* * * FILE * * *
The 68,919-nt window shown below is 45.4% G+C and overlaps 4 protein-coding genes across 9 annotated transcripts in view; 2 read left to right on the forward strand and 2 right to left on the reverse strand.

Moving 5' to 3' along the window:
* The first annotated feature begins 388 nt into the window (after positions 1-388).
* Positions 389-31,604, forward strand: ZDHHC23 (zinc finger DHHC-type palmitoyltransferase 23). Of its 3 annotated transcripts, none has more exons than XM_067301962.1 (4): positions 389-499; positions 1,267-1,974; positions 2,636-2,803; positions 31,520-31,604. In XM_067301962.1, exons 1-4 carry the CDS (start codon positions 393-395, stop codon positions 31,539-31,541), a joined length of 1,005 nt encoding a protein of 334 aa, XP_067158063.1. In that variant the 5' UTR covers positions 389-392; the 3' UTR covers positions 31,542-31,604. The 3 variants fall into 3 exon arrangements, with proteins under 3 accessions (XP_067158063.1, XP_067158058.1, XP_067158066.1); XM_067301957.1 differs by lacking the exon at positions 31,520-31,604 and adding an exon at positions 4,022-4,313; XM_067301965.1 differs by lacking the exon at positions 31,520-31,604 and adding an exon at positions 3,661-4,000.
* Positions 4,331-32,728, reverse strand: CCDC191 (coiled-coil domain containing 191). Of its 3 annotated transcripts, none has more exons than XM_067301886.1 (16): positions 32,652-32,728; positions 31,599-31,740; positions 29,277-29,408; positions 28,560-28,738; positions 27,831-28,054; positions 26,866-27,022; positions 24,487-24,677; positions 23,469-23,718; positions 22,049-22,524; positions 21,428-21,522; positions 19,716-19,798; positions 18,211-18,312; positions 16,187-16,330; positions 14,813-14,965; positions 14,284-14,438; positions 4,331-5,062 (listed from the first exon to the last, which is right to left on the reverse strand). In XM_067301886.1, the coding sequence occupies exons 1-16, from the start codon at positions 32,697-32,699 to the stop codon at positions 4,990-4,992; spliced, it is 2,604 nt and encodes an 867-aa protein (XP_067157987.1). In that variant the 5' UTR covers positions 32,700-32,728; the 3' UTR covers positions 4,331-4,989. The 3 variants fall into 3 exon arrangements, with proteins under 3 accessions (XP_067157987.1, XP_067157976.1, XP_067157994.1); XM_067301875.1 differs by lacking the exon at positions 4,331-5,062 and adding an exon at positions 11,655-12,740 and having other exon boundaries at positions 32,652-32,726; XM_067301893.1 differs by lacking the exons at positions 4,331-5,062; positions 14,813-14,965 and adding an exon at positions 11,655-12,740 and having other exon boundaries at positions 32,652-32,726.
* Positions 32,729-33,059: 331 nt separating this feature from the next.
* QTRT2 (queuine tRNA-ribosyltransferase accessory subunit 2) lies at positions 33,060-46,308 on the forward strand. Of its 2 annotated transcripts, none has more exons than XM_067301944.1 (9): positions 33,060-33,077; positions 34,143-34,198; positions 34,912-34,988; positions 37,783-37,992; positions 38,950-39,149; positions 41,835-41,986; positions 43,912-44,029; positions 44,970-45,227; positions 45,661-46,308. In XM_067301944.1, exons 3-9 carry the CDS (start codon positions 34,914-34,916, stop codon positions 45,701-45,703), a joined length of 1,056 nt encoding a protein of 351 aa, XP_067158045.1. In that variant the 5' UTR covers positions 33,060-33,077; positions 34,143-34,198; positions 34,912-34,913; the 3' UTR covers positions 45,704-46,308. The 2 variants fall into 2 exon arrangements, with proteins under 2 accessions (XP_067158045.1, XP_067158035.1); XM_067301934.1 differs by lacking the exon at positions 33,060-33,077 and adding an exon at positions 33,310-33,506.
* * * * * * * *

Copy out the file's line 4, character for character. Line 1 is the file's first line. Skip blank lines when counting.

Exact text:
* Positions 389-31,604, forward strand: ZDHHC23 (zinc finger DHHC-type palmitoyltransferase 23). Of its 3 annotated transcripts, none has more exons than XM_067301962.1 (4): positions 389-499; positions 1,267-1,974; positions 2,636-2,803; positions 31,520-31,604. In XM_067301962.1, exons 1-4 carry the CDS (start codon positions 393-395, stop codon positions 31,539-31,541), a joined length of 1,005 nt encoding a protein of 334 aa, XP_067158063.1. In that variant the 5' UTR covers positions 389-392; the 3' UTR covers positions 31,542-31,604. The 3 variants fall into 3 exon arrangements, with proteins under 3 accessions (XP_067158063.1, XP_067158058.1, XP_067158066.1); XM_067301957.1 differs by lacking the exon at positions 31,520-31,604 and adding an exon at positions 4,022-4,313; XM_067301965.1 differs by lacking the exon at positions 31,520-31,604 and adding an exon at positions 3,661-4,000.